Africa will remain turbulent because it is poor and young, but also because it is growing and dynamic. Development is disruptive but also presents huge opportunities. The continent needs to plan accordingly.
Levels of armed conflict in Africa rise and fall. Data from the Uppsala Conflict Data Program, the Global Terrorism Database and others indicate that armed conflict peaked in 1990/91 at the end of the Cold War, declined to 2005/6, remained relative stable to 2010/11 and then increased to 2015, although it peaked at lower levels than in 1990/91 before its most recent decline.
Armed conflict has changed. Today there are many more non-state actors involved in armed conflict in Africa – representing a greater fracturing of armed groupings. So it’s not a matter of “government vs an armed group” but a “government vs many armed groups”. Insurgents are often divided and sometimes even fighting amongst themselves. This greater fragmentation complicates peacemaking.
Terrorism has also increased, but depending on how one defines it, it has always been widely prevalent in Africa both as a tactic to secure decolonisation as well as between and among competing armed groups. The big question for 2017 is: is violent political extremism going to move from the Middle East to Africa? Put another way, is it in Africa that Al Qaeda and the Islamic State will find solid footage as they are displaced from the Middle East?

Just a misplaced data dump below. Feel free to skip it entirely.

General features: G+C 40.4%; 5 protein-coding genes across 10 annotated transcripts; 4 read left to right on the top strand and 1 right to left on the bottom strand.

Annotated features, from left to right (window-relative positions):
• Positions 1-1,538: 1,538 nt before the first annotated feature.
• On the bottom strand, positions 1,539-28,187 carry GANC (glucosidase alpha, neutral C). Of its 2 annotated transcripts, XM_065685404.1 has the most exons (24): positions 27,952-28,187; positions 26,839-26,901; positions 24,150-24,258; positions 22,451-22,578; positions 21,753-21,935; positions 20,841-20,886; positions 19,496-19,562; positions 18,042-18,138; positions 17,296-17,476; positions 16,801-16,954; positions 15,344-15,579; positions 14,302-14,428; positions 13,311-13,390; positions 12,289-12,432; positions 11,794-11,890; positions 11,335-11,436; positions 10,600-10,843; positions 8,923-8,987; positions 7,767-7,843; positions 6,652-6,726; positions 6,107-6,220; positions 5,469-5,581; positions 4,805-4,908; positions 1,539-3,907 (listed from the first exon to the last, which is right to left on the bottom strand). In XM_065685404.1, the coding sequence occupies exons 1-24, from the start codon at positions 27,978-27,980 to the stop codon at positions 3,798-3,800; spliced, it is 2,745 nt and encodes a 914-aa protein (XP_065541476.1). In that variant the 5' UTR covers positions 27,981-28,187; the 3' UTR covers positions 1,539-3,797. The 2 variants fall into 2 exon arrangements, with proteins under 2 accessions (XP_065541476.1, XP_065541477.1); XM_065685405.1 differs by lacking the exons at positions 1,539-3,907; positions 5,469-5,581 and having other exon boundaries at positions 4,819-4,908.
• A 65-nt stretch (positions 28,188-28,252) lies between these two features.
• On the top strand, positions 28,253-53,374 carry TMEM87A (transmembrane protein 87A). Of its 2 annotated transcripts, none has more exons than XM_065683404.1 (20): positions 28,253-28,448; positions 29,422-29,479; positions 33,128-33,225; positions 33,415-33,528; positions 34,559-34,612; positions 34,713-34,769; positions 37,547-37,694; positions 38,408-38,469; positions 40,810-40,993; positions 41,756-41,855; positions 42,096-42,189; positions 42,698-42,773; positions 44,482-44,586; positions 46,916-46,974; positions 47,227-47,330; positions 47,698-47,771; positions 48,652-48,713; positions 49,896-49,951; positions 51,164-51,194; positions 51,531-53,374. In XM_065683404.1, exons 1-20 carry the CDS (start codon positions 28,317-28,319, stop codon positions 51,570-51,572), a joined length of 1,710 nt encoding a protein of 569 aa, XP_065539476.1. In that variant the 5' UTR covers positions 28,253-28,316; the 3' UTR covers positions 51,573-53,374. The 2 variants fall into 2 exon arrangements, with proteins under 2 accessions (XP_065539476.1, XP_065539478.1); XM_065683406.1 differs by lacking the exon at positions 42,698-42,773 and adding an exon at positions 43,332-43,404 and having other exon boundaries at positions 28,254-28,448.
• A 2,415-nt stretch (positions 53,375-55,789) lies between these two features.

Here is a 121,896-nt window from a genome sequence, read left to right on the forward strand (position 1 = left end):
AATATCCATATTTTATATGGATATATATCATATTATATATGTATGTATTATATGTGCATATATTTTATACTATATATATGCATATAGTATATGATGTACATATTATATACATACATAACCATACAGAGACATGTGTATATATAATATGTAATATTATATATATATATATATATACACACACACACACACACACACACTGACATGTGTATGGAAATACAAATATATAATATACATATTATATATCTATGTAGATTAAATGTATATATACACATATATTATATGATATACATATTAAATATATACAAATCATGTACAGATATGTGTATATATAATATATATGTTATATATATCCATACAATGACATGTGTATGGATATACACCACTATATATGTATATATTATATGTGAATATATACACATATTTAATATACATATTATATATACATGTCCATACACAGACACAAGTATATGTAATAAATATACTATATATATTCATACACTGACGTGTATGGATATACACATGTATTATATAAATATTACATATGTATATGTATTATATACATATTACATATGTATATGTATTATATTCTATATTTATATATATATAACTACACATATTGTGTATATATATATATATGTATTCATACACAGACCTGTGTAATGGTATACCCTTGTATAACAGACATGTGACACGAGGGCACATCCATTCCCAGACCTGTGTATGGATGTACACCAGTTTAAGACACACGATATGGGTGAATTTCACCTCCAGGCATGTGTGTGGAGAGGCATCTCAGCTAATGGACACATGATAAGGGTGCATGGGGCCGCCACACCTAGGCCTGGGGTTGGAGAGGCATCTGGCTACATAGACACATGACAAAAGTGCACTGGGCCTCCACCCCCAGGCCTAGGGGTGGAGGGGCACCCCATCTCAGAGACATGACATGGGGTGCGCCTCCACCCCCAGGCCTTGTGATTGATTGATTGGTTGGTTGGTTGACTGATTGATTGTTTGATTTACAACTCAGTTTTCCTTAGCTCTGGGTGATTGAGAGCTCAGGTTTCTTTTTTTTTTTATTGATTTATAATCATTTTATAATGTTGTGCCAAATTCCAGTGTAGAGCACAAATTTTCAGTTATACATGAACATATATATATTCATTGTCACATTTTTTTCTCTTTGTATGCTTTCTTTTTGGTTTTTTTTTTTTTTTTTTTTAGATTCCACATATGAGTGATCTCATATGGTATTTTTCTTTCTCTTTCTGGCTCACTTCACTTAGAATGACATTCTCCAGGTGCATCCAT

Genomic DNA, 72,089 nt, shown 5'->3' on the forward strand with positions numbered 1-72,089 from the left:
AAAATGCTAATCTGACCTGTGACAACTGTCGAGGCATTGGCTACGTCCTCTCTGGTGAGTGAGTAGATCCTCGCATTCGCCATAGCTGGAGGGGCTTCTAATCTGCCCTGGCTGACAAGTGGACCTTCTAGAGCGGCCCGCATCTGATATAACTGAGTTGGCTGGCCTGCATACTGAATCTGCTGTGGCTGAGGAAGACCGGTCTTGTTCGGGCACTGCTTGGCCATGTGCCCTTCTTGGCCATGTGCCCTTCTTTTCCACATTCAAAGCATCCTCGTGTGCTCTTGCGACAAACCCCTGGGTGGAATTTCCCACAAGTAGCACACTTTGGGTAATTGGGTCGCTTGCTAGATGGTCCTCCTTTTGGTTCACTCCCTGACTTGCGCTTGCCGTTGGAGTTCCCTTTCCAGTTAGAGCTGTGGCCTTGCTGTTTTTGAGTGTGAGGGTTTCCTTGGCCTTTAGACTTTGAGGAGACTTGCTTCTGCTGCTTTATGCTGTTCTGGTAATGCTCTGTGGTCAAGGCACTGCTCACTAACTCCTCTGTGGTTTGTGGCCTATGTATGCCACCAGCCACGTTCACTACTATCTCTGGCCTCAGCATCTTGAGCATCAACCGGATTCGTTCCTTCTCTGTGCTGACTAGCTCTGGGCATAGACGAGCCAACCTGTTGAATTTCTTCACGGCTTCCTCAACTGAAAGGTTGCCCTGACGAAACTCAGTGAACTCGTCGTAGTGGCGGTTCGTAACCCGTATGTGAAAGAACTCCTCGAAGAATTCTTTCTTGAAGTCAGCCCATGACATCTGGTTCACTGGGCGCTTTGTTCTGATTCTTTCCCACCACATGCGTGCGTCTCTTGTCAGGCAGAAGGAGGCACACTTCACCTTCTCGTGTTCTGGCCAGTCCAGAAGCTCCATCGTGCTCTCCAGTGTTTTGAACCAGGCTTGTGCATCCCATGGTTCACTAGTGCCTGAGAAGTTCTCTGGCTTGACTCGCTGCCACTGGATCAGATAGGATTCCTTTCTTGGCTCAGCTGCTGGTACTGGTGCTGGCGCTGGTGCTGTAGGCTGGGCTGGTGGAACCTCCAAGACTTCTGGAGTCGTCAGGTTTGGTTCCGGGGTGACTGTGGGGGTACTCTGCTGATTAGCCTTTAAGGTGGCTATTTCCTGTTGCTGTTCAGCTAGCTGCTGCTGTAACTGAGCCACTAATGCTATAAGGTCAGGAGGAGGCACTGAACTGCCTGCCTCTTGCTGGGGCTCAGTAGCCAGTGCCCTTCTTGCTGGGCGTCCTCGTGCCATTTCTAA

Anti government turbulence has also increased in recent years. In Africa, this has led to disaffection and violence around elections that are often rigged rather than free and fair. Generally this is because governance in many African countries present a facade of democracy but don’t yet reflect substantive democracy.
Seven relationships lie behind patterns of violence on the continent, and provide insights into whether it can be managed better.
Relationships explaining violence
Internal armed conflict is much more prevalent in poor countries than in rich ones. This is not because poor people are violent but because poor states lack the ability to ensure law and order. The impact of poverty is exacerbated by inequality, such as in South Africa.
Updated forecasts using the International Futures forecasting system indicate that around 37% of Africans live in extreme poverty (roughly 460 million people).
By 2030, 32% of Africans (forecast at 548 million) are likely to live in extreme poverty. So, while the portion is coming down (around 5% less), the absolute numbers will likely increase by around 90 million. It’s therefore unlikely that Africa will meet the first of the Sustainable Development Goals on ending absolute poverty on a current growth path of roughly 4% GDP growth per annum.
Democratisation can trigger violence in the short to medium term, particularly around elections. Recent events in Kenya are an example. Where there is a large democratic deficit, as in North Africa before the Arab spring, tension builds up and can explode.